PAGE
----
The House Appropriations Committee has called upon CMS to increase access to biosimilars.
The House Appropriations Committee has asked for policy action by CMS that will support access to, use of, and competition from lower-cost biosimilars to provide savings for seniors, patients, and taxpayers.
The request came as the committee approved the fiscal year 2021 Labor, Health and Human Services, Education, and Related Agencies bill.
In a statement, the committee said it “is concerned about the underutilization of lower-cost biosimilars, particularly those in Medicare Part B, and encourages CMS to support development and implementation of new policies that may help increase biosimilar uptake when clinically appropriate, such as reducing patient copays or other mechanisms.”
During The Hill’s “Health Reimagined: The Future of Healthcare” event, which featured keynote speakers Anthony Fauci, MD, and HHS Secretary Alex Azar, experts said there is a need for healthy competition from biosimilars and policies in Congress that can lower costs for seniors, employers, and the health care system at large.
Juliana Reed, president of the Biosimilars Forum, outlined the cost-savings potential of biosimilars amid increased spending during the coronavirus disease 2019 (COVID-19) crisis. “As the United States battles the COVID-19 pandemic and Congress has authorized more than $3 trillion in critical funding to fight off the virus and help our economy, our health care system also needs to look forward to lowering drug costs. Estimates show that biosimilars could save the US health care system as much as $250 billion over the next 10 years. As we begin to rebuild the economy in a way that reduces the financial burden on patients, employees, and the health care system at large, biosimilars will play a key part in that solution.”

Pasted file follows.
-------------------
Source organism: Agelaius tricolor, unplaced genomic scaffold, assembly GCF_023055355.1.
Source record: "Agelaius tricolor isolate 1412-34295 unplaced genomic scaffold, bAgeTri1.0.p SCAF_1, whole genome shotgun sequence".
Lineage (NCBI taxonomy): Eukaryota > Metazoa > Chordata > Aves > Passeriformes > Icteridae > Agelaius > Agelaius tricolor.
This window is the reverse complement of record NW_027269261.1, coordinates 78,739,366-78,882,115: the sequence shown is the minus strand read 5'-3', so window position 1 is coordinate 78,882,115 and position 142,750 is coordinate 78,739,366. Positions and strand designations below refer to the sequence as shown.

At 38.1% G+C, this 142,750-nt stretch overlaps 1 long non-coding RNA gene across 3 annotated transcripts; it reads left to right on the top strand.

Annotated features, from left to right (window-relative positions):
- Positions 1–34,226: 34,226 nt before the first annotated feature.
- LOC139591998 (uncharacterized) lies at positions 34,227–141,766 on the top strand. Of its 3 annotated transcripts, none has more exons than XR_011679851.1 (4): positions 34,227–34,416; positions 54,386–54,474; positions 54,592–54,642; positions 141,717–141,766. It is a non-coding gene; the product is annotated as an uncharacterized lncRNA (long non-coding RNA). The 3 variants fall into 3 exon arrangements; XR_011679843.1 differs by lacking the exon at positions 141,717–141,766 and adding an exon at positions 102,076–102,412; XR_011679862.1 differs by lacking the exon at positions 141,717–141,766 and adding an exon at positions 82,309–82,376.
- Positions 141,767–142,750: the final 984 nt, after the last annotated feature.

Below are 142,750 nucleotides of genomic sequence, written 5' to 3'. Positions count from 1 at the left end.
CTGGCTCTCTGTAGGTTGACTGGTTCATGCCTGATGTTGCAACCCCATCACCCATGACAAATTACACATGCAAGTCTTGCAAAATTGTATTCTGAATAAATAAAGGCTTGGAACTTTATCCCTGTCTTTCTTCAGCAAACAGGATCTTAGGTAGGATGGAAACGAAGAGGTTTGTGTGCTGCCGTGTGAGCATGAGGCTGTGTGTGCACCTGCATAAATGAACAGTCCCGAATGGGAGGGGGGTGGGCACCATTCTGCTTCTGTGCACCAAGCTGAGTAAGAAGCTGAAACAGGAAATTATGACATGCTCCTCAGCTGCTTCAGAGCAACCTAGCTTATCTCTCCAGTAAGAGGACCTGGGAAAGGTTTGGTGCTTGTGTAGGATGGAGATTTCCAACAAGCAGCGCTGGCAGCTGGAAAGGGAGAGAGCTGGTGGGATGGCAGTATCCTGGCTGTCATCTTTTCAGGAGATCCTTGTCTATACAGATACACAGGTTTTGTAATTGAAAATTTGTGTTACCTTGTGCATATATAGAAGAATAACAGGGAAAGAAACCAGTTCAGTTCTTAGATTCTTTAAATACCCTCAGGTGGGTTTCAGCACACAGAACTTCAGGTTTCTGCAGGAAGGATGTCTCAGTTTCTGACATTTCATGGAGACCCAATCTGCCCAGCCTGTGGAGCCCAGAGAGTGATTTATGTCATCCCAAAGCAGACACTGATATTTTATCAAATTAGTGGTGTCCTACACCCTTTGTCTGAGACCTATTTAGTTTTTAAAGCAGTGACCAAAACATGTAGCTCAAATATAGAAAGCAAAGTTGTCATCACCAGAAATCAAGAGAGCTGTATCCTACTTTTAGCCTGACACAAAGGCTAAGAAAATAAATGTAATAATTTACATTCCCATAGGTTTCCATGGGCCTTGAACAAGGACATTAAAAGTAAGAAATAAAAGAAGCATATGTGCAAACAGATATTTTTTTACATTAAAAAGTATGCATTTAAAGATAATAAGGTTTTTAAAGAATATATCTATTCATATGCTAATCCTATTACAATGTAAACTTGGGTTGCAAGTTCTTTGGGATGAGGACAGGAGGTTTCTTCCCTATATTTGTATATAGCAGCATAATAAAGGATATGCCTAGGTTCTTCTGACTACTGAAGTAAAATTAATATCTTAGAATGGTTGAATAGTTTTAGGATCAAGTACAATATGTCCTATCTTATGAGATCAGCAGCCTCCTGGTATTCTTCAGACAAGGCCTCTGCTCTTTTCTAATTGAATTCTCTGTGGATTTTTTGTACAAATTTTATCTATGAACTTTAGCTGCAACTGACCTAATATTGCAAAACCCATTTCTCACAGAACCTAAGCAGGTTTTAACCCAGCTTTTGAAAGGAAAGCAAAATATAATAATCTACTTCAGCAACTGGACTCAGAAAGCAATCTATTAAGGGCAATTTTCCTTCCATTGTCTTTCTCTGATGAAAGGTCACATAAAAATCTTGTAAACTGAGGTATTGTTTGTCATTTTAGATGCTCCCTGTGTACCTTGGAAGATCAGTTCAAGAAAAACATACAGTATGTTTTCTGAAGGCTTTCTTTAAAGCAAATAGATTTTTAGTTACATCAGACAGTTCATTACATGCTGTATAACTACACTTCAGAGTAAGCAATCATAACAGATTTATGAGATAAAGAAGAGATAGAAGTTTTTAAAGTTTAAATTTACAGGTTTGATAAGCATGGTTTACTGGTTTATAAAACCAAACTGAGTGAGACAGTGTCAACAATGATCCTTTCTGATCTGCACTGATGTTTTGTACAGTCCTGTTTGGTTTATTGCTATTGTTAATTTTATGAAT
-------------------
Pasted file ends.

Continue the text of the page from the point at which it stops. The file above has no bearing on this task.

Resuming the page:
Annette Guarisco Fildes, president and CEO of the Erisa Industry Committee, identified the obstacles in place to ensure that patients consistently receive biosimilars.
“I think there is a misunderstanding about what biosimilars are and there’s a particularly unfortunate one in that people think that the FDA needs to designate a biosimilar somehow as interchangeable before it can be prescribed to a patient,” she said. “And that’s simply not the case. From large employers, where I sit, they do try to design their plans to align the incentives correctly, but the other systems in place create cross-purposes so that the most affordable drug isn’t necessarily prescribed to the patient each and every time. We need to do better as a country, and Congress and the FDA and CMS have important roles to play in all this. There are answers—and Congress and the administration just need to act.”
Alex Brill, founder of economic consulting firm Matrix Global Advisors and a resident fellow at the American Enterprise Institute, discussed a solution that Congress or the administration could approve that aligns the incentives of physicians and taxpayers to mitigate the rising costs of biologic spending.
“One of the ways to align these incentives would be for CMS, in particular the Center for Medicare & Medicaid Innovation, to launch a demonstration project, a shared savings program in Medicare Part B for biosimilars. This would reward physicians for increasing their utilization of biosimilars, which would both create that incentive for physicians and align that incentive with the desire of taxpayers to lower overall costs in the biologic spend category,” he said.
A few weeks ago, Senators John Cornyn, R-Texas, and Michael Bennet, D-Colorado, introduced bipartisan legislation to lower health costs by supporting biosimilars.